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InDesign FX is a collection of self-contained effects projects designed to be completed in ten minutes or less. Taught by expert Mike Rankin, the series explores every aspect of InDesign's graphic effects capabilities through real-world examples, all without relying on Photoshop or Illustrator. The intent is to reveal the quick, practical, and sometimes surprising application of InDesign effects to creative projects.
Hi, I'm Mike Rankin, and welcome to InDesign FX. In this week's effect we'll see how to make a picture look like a Polaroid instant photo that's developing. For this effect, we'll use InDesign's Animation tools to make a photo slowly appear just like those old instant pictures. But unlike the real-life pictures, you can control exactly how long it takes for your image to appear inside InDesign. I'll start by opening the SWF Preview Panel by choosing Window > Interactive > SWF Preview, and I'll preview the animation.
So I can see the photo of the birthday party slowly comes into view. So let's see how I did this. I'll close the Preview Panel, go to the next page in my document where I have just the placed photo. I'll begin by putting a stroke around this photo, a really large stroke, 55 points. I'll change it from 100% Black to a very light Tint, say 6%, then I'll go to the Stroke Panel, align that stroke to the outside, and now I'm going to use an effect to make a thin border on the top and sides and a thick border on the bottom.
And the effect I'm going to use is called Directional Feather. I'll open the fx Panel, I'll target the Stroke, and turn on Directional Feather. I'll constrain the feather widths, and I'll set the Choke to 100%. This will make a nice sharp edge around all of the stroke. Then I'll select the Top Feather width, I'll hold down the Shift key on my keyboard and top my Up Arrow key just a few times until I see the width that I want on the top and sides. Maybe a little bit more. Right about there, that looks good.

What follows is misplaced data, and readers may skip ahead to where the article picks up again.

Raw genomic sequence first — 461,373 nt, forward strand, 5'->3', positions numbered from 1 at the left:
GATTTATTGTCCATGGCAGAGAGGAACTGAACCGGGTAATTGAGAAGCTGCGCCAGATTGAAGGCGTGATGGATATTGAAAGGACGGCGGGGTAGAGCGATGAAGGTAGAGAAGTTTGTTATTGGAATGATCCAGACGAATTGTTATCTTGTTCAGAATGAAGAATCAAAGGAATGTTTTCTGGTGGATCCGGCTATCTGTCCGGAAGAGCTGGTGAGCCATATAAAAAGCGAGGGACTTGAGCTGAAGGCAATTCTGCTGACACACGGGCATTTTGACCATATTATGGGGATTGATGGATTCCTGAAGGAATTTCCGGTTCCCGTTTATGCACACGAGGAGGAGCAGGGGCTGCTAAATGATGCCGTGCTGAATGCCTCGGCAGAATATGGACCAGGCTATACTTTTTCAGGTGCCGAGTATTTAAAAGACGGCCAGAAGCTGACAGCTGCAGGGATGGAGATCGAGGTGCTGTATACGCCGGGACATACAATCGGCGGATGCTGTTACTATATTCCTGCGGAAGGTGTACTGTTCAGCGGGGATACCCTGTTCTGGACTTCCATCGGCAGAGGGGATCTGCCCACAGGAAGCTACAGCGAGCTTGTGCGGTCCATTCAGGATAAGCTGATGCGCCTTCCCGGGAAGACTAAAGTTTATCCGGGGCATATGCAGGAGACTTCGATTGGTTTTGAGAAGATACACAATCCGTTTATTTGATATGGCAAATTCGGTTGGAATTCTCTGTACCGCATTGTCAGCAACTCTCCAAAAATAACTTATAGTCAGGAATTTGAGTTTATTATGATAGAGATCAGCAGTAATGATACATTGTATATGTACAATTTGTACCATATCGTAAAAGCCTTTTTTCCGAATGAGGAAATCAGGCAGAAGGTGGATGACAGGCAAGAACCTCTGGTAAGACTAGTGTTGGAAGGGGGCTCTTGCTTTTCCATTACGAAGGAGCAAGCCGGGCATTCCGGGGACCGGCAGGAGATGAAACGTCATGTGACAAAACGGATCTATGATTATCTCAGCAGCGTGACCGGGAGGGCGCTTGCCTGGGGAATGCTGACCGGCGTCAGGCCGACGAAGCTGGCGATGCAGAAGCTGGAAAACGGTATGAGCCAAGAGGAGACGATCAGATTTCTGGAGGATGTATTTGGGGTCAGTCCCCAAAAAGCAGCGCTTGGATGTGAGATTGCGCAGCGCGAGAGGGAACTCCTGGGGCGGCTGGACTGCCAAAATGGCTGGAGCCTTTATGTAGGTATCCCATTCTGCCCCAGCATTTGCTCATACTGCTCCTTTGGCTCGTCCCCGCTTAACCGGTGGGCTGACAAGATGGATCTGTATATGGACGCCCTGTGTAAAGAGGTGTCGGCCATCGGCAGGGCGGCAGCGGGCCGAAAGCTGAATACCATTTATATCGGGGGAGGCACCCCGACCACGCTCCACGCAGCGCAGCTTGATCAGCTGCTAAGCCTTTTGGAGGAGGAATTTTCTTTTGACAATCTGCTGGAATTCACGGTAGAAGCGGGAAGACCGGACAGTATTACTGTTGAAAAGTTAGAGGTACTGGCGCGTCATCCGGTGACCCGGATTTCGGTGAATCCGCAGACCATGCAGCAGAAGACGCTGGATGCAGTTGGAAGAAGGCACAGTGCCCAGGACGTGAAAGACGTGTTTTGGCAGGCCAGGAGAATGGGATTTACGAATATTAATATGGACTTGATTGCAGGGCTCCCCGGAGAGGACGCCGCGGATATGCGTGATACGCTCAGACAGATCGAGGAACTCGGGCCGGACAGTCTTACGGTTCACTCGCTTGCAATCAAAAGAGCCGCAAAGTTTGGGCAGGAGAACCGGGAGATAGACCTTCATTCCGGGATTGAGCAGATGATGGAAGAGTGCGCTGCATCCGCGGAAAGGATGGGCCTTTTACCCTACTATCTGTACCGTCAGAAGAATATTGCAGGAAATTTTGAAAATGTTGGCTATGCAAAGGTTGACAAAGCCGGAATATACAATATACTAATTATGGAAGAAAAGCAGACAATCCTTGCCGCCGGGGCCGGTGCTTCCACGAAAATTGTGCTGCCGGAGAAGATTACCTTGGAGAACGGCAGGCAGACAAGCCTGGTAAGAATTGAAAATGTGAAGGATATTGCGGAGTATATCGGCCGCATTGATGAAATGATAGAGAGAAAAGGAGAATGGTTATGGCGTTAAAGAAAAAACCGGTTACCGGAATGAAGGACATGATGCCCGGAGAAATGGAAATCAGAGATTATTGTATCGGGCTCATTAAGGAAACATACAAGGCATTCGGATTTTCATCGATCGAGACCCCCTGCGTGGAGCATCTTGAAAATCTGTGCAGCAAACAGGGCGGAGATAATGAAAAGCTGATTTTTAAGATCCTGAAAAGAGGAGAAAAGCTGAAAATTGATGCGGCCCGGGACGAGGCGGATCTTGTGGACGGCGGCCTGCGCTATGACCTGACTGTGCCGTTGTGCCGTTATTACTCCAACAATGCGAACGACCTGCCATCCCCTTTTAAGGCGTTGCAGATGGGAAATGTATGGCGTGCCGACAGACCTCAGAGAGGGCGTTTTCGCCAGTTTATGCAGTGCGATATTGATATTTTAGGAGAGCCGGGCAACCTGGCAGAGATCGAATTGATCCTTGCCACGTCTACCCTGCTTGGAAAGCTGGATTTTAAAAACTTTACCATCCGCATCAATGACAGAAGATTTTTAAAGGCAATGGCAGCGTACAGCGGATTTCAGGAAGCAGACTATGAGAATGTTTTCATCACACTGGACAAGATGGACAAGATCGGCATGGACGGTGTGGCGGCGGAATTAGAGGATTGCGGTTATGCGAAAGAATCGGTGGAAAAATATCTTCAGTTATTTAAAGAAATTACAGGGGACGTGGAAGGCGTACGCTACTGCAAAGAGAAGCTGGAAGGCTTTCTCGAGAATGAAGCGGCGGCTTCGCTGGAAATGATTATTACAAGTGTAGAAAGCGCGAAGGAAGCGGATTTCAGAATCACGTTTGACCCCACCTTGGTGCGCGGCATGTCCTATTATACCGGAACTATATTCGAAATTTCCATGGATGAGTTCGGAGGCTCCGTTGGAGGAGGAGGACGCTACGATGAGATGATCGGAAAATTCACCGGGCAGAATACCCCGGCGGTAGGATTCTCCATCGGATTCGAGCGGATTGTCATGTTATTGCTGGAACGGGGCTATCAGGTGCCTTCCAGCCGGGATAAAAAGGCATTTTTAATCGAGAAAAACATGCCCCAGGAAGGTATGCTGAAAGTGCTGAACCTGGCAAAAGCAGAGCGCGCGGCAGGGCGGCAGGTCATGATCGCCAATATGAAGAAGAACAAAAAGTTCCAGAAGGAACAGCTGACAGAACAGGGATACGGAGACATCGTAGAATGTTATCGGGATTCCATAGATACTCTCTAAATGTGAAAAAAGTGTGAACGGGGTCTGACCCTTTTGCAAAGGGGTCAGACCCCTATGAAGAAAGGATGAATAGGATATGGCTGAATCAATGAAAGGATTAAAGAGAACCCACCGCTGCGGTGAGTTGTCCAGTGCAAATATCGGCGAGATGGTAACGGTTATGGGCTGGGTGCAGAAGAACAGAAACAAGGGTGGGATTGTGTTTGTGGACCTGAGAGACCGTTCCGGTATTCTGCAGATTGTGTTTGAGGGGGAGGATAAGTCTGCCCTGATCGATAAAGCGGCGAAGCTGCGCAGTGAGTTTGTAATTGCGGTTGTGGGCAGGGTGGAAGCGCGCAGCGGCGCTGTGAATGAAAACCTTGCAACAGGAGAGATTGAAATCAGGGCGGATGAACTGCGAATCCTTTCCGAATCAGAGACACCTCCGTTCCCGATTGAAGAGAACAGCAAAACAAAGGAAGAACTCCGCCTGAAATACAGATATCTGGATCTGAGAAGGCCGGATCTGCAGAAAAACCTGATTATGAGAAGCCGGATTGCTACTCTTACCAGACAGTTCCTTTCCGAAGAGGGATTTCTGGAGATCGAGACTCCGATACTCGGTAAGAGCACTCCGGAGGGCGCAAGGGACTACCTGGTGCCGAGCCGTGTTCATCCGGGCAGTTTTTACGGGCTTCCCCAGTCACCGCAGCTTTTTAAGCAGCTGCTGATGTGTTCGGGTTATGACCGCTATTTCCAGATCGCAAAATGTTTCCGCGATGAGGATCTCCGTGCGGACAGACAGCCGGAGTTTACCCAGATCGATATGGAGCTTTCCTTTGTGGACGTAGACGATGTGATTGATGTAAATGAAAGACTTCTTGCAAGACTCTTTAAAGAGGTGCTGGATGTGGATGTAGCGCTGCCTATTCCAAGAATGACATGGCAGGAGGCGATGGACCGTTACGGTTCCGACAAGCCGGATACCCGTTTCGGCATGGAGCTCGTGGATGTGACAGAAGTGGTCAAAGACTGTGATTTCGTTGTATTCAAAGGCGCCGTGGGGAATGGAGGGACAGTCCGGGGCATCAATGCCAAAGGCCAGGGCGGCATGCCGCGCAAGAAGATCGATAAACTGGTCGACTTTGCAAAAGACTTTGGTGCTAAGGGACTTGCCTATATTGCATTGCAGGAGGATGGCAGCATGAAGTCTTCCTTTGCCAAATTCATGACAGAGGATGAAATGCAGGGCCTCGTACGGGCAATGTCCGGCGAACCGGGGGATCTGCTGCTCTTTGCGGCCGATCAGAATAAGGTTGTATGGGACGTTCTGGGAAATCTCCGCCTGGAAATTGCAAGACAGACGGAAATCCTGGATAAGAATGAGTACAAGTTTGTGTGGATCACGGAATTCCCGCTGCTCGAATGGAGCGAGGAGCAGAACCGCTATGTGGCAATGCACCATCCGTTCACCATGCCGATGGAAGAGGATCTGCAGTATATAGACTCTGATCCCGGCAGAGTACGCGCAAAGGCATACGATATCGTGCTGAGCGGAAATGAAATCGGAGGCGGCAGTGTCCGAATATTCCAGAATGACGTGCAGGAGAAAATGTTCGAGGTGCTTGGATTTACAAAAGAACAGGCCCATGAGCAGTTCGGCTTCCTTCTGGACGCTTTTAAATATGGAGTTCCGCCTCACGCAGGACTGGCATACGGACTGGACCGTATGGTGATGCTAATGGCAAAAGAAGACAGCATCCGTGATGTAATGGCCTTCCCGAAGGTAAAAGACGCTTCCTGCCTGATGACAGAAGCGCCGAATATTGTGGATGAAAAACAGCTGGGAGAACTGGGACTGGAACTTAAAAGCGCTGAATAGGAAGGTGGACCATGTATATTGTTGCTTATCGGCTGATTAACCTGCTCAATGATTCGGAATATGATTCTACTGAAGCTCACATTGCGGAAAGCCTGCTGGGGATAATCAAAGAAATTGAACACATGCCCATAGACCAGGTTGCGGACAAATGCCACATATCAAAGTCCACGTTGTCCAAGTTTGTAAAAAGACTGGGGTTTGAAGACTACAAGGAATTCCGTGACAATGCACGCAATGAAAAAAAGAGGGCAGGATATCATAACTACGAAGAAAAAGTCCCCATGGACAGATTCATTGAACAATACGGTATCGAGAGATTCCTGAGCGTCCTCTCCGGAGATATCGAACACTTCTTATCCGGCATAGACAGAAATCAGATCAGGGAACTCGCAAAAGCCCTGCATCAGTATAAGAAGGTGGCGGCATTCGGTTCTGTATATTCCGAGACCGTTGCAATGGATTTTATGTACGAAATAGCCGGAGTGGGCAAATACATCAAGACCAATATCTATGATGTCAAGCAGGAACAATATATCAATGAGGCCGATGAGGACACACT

Then I'll unconstrain, select the Bottom feather width, and set it to 0. So now I have a thick border at the bottom and thin on the top and sides. And while I'm here, I'll also set a small drop shadow. So I'll choose Object, but what's going on here? I can see the Drop Shadow even where the stroke was feathered. Well, what I need to do is set this setting right down here, Shadow Honors Other Effects, and that takes into consideration the directional feather. I'll set the Distance to 0 so the shadow sits right behind the photo, and that looks pretty good.
I'll click OK. Now I need to make an object that sits on top of the photo right here that I can use the Animation tools to hide this photo. So I'll select it, copy it, paste it in place, and then I'll just remove the effects I applied to this copy, I'll choose Clear All Transparency, and I'll remove the stroke. I'll double-click to select the photo and delete it too. So I have just an empty frame right now. I'll apply a fill, this film color that I created.
And now I can apply the animation. I'll choose Window > Interactive > Animation, and from the Preset menu I'll choose Fade Out. For the Event I'll leave it at On Page Load right now. I want to increase the Duration to 8 seconds, that will make it slowly fade out, and I'll open the Properties and I'll make sure I select Hide After Animating. All right, we're ready to preview. And there you have it, over 8 seconds that new square on top fades out and reveals the photo of the birthday party underneath.
In this video we saw how to make a placed photo look like it was taken with a Polaroid instant camera. First, we used a directional feather to create the unequal border around the photo, and then we used the fade out animation preset to slowly reveal the picture. I'm Mike Rankin, I'll be back in two weeks, and thanks for watching.
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